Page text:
The public face of Cardano (ADA), Charles Hoskinson, believes the chief developer of the EOS platform will face a significant backlash from regulators – particularly the US’ Securities and Exchange Commission – over their $4bn ICO, which he described as “egregious.”
Hoskinson predicted that the SEC will likely bring punitive measures against Block.One for the way it ran the EOS Initial Coin Offering. The IOHK leader explained that EOS’ tokensale falls well within the regulator’s remit to take action against any financial activity which harms US retail investors. Speaking at a press conference in Edinburgh, he said: “I can’t imagine how they’re [Block.One] not going to have some sort of issue with the SEC.”
The EOS ICO had many fundamental faults, making it an obvious target, Hoskinson said, calling attention to the amount it raised over the course of a year as well as its “utter lack of respect” for investors. By absolving themselves of fiduciary responsibilities, Hoskinson said, the SEC “needed” to take action.
“It was egregious to the core,” Hoskinson added.
Blockchain startups raised more than $5bn through ICOs last year, with some projects hitting their hard cap within minutes of opening the sale. EOS, which hosted a year-long crowdsale, managed to raise more than $4bn. Having finally ended on June 1st this year, it is the largest ICO in history.
But EOS was plagued with problems in the six months after the ICO. There was a chaotic mainnet launch, delayed repeatedly over a couple of days. Later that same month, hackers managed to steal Block.One’s address and send phishing emails to EOS users. In November, the platform came under renewed criticism for reversing an already confirmed transaction.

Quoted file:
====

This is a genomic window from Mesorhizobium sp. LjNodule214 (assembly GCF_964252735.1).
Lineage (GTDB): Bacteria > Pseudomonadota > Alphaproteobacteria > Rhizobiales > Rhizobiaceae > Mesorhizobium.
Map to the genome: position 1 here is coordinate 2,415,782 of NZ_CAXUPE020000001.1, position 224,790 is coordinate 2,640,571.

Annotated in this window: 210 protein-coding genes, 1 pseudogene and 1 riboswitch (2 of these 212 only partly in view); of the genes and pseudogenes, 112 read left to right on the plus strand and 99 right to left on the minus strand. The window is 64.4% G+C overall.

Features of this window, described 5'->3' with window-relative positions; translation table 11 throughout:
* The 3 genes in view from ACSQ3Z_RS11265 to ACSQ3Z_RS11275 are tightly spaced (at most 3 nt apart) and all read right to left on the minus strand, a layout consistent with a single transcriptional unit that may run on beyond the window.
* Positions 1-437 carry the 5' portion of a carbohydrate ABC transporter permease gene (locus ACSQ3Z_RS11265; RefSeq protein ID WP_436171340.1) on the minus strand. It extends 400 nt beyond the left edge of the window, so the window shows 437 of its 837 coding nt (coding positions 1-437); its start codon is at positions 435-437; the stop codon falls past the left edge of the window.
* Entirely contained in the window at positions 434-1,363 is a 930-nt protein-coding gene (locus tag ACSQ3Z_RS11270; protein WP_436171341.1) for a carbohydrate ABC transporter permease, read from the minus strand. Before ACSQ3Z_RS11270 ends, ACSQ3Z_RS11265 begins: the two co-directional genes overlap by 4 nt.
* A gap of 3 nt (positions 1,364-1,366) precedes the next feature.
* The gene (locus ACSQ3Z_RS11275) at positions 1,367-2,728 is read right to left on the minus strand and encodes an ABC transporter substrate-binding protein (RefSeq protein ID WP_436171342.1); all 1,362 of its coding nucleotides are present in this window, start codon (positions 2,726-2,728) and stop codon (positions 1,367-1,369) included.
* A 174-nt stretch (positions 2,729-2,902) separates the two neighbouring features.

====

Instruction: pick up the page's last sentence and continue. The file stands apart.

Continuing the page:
Both EOS and Cardano are blockchain platforms, designed to provide a base-layer for developers to build features and decentralized applications – dApps – that can be used by everyday users.
Cardano, which relies on a process of academic peer-review, has had its own issues. There was a public spat in October between IOHK and the Cardano Foundation, which culminated in IOHK assuming temporary control over the Foundation. Hoskinson told Crypto Briefing that it had been a hindrance to the project’s development, in the short term.
The Cardano ICO managed to raise $63m by the time it closed at the end of 2016. But Hoskinson doesn’t think IOHK will face any problems with the SEC. Funds were predominantly raised from Chinese, South Korean and Japanese investors, in accordance with local financial regulations. Crucially, it concluded seven months before the SEC published their DAO report, which specifically warned industry members that ICOs would be treated as securities sales.
Charles Hoskinson: The SEC is coming
Hoskinson thinks the SEC is already preparing. Financial restrictions mean regulators will have to prioritize which projects they target. The sheer size of the crowd sale makes EOS a clear candidate for regulatory action.
Although American citizens were barred from participating in the ICO, EOS tokens could easily be bought in secondary markets without KYC. Block.One may still be under the SEC’s jurisdiction.
The two ICO projects – Paragon and AirToken– ordered to reimburse investors in November were “low hanging fruit,” Hoskinson said. He believes that they provide easy examples of case law, that act as precedent if regulators crackdown on EOS and Block.One. This will speed up the process and hopefully minimize lengthy court action. Hoskinson added that EOS’ creators won’t go down without a fight, and money raised from the crowd sale might even go towards funding the court action.
For four billion dollars, let’s hope EOS’ legal defense is more successful than its Mainnet launch.
Disclaimer: The author is not invested in any cryptocurrency or token mentioned in this article, but holds investments in other digital assets.